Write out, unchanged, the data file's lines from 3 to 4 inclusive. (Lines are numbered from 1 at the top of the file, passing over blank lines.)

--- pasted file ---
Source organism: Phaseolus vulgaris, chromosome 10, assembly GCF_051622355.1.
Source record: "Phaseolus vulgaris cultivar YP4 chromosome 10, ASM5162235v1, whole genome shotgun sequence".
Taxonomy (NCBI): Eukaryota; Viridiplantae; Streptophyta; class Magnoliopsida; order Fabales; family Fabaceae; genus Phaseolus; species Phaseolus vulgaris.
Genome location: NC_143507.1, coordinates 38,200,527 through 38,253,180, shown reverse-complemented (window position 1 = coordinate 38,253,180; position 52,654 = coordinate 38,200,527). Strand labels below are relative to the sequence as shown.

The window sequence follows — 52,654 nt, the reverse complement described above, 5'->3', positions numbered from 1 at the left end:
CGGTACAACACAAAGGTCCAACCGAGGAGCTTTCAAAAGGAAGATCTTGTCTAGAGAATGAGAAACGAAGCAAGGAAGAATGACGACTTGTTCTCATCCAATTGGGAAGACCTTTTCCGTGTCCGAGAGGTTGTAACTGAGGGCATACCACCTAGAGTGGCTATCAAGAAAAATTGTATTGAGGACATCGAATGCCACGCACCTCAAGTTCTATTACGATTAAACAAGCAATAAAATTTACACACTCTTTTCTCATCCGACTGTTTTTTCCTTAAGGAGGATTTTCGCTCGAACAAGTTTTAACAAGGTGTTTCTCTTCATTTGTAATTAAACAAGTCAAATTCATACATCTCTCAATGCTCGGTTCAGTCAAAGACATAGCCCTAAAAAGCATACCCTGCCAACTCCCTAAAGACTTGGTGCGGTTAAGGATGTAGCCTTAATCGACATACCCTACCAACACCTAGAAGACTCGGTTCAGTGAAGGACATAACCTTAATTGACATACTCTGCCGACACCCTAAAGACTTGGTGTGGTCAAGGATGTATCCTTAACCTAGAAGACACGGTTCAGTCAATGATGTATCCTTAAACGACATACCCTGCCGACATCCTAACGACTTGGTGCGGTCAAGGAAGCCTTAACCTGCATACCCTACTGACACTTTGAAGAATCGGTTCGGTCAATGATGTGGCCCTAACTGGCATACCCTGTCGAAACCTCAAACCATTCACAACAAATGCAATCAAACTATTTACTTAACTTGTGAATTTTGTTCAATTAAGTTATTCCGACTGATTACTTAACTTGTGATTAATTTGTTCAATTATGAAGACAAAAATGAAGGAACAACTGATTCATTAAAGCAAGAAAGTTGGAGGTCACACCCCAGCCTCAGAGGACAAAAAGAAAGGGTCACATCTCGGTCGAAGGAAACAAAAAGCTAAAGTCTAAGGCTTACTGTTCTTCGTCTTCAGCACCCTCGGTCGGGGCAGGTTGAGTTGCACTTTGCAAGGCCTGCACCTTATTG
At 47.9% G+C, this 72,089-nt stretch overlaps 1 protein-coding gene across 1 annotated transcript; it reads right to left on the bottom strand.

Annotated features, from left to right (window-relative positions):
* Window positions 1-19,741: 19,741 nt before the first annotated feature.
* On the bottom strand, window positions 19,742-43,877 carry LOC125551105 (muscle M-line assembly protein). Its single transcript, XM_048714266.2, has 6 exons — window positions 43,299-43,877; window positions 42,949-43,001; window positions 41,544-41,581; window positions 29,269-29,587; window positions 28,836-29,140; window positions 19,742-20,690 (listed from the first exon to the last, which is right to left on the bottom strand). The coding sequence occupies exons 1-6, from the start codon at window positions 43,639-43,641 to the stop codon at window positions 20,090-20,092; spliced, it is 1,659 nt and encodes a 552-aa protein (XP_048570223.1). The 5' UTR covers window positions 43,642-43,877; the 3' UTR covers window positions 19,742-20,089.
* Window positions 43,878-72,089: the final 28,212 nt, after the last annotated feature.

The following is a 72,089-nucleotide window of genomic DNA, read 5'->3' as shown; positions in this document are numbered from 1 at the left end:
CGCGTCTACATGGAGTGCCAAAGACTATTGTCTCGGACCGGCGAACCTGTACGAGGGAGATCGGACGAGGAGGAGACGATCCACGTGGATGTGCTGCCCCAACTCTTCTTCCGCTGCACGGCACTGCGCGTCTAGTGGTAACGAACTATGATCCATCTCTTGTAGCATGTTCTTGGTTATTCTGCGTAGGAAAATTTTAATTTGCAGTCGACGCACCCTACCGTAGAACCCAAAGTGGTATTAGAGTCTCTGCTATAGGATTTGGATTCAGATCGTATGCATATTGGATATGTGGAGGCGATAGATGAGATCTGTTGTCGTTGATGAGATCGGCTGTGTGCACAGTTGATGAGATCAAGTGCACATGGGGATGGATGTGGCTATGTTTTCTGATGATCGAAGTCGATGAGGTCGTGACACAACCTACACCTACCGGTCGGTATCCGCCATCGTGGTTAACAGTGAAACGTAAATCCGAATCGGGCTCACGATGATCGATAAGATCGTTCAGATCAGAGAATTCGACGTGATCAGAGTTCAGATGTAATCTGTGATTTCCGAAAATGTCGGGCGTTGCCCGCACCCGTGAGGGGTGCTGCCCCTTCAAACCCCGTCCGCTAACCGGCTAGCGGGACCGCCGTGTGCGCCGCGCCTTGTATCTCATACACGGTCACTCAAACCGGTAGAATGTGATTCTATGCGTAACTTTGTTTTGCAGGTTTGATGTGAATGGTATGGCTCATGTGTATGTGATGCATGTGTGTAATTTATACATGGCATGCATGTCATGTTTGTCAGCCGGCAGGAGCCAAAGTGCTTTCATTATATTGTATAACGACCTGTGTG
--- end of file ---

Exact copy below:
Taxonomy (NCBI): Eukaryota; Viridiplantae; Streptophyta; class Magnoliopsida; order Fabales; family Fabaceae; genus Phaseolus; species Phaseolus vulgaris.
Genome location: NC_143507.1, coordinates 38,200,527 through 38,253,180, shown reverse-complemented (window position 1 = coordinate 38,253,180; position 52,654 = coordinate 38,200,527). Strand labels below are relative to the sequence as shown.